How do I avoid costs, such as lock in fees and appraisal fees, when shopping around for lender's?

Asked by Joshua A. Tremmel, New Sharon, IA Tue Jan 6, 2009

The lender I'm working with now locked me in at 7.25% and won't budge. The reasons were because my credit score and my debt to income ratio %. I have been getting advice to get quotes from other lenders, so is there any way around fees for a rate quote?

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, ,
Wed Jan 7, 2009
Hi Joshua,
The only company I know of that requires a deposit before they will even give you a quote is not that reputable around here and rhymes with "Sicken Jones".

You shouldn't have to pay anything when you are merely shopping around lenders, however you will probably need to provide income info and give permission to run a credit report so that a lender may give you an accurate estimate of rates and fees. The rule of thumb is that the lower the credit score and down payment, and the higher the DTI ratio - the higher the rate. There are rate adjustments to all of these factors that may have resulted in your rate being 7.25%.

Now once you have selected a lender, we're all going to require some sort of money up front from you, normally to cover our out of pocket cost in case you flake out so we're not stuck paying out of our wallets. These fees may include the appraisal, credit report, and inspection fees. I'm sure my counterparts would agree it's not too much to ask for a sign of good faith on your part in moving forward with the transaction once we have earned your business.

My advice to you: shop around with a couple reputable lenders who have a local presence and compare their terms. Avoid the internet and slick advertising schemes because they're almost always BS

Good luck
1 vote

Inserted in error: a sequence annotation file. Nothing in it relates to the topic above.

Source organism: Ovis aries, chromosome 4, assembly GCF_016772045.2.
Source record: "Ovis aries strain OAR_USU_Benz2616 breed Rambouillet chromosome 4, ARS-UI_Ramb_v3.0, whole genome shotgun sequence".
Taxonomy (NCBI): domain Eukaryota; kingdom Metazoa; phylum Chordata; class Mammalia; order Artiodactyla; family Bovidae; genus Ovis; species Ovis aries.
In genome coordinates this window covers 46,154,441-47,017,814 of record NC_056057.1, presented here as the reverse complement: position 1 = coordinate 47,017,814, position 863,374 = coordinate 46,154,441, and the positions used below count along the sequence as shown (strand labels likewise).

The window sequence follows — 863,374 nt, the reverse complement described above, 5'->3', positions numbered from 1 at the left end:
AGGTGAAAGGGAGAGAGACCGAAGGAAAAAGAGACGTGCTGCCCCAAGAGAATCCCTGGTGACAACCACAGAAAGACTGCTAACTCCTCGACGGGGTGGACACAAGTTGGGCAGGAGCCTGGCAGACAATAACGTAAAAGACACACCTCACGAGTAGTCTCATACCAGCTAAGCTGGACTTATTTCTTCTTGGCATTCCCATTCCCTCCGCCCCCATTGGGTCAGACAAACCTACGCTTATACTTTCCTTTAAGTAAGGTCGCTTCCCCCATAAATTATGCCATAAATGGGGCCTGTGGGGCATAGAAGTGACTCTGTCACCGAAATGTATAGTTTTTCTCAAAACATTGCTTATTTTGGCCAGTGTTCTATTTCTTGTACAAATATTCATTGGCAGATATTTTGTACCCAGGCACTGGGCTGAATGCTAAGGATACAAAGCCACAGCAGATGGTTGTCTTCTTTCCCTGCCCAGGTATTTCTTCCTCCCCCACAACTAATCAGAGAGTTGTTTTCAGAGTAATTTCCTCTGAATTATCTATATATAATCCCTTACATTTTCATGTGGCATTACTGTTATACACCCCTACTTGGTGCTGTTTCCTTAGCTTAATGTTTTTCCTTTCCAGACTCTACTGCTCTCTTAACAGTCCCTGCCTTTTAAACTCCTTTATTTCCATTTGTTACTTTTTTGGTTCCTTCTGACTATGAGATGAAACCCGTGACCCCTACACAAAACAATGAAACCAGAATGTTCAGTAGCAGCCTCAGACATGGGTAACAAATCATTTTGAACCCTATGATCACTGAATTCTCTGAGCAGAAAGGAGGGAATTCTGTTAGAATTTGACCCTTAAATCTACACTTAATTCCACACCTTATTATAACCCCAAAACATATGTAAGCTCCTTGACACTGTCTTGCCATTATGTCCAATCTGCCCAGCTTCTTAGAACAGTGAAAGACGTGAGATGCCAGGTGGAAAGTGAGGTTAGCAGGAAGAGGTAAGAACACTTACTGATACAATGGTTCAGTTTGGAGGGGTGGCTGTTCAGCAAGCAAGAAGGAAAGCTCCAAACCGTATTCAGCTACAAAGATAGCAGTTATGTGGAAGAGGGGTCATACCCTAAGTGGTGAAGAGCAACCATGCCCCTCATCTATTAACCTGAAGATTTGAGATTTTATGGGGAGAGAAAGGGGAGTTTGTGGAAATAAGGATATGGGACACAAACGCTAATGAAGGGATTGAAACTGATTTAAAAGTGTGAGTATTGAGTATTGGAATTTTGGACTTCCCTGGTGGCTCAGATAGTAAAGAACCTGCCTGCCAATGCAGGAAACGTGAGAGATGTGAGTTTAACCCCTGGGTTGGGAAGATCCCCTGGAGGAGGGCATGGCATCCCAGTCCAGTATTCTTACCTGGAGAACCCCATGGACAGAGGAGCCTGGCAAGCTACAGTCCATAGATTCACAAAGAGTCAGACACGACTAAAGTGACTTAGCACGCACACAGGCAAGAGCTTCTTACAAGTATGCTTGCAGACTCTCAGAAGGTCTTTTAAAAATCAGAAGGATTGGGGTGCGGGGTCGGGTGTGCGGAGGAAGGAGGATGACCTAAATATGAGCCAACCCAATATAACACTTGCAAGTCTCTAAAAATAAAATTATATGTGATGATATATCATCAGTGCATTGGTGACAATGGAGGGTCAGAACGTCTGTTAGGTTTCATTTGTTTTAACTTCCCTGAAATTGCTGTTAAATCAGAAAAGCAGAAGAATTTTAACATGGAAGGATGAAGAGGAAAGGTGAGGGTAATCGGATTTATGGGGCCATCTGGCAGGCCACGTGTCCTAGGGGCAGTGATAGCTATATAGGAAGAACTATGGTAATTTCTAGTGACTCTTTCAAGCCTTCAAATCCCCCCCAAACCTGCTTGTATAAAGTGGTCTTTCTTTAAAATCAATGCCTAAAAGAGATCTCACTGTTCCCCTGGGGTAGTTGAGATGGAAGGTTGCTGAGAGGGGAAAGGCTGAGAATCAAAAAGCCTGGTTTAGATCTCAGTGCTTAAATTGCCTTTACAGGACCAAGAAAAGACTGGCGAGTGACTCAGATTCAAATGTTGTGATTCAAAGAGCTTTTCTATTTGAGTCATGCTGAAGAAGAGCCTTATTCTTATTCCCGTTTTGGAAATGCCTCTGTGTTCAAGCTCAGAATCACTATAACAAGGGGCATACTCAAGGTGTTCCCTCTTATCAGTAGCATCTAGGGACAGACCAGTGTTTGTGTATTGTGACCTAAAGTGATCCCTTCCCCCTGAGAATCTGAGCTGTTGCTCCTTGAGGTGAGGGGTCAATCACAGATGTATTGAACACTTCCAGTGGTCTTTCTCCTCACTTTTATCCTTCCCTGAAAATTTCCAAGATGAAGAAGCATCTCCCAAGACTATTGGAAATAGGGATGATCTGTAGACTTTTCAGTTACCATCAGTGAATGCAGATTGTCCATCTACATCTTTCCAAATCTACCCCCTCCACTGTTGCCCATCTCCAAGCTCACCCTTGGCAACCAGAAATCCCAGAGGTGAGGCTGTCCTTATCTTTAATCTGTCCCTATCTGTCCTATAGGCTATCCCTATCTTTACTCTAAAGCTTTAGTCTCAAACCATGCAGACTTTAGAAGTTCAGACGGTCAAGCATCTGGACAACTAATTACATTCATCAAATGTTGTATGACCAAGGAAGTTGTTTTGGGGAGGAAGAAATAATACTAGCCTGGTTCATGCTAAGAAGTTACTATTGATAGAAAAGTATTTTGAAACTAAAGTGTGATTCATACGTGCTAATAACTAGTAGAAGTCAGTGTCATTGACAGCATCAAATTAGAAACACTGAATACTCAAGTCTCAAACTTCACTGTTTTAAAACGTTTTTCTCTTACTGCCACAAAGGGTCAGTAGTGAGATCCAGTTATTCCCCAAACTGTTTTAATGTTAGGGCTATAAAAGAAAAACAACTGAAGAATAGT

Scott Godzyk, Agent, Manchester, NH
Wed Jan 7, 2009
Joshua FHA has their own guidelines for rates. The terms have recentkly changed and they do add a percentage as credit falls below 700, check with another lender to get prequalified, you can do that at no cost. if you decide to switch though, you may have to pay for a new appraisal. But rate quotes are free. stick with local and trusted lenders...
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1 vote
Ken Lambert, , Exeter, NH
Wed Jan 7, 2009
Hi Josh- I'm local, similar to Wayne below. Be happy to give you a rate quote and a GFE at no charge. What you might be thinking of is an upfront "deposit" on such 3rd party fees like appraisals, credit reports, etc that a mortgage company has to order.
We do take a small initial fee at the time or locking in a rate or submitting a complete loan application- but that fee is credited to you back at the closing. But we do not charge anything for a loan quote, etc.
Especially in these times, I don't know many mortgage brokers or loan officers that won't have you pay upfront for the appraisal fee. Thanks, and good luck,

Ken L.
1 vote
Wayne Laverd…, , Dover, NH
Wed Jan 7, 2009
Hi Joshua,

I'm not familiar with anyone charging to give you a rate quote or locking into a rate unless it's a long term rate lock (example: 90 days or more).
I'm in Dover, NH and would be more than happy to give you a 2nd opinion. My rates are ranging from 5.25% up to a max of 6.5%.

Wayne Laverdiere
New Market Lending
1 vote
Anne, Home Buyer, Richland County, SC
Fri Jun 26, 2009
Stay away from Bank of America. We were charged for an appraisal, even though the loan officer knew we were shopping around. We never signed any papers, yet he charged our charge card. Also their rates are way too high. The GFE is only an estimate which will increase at closing.
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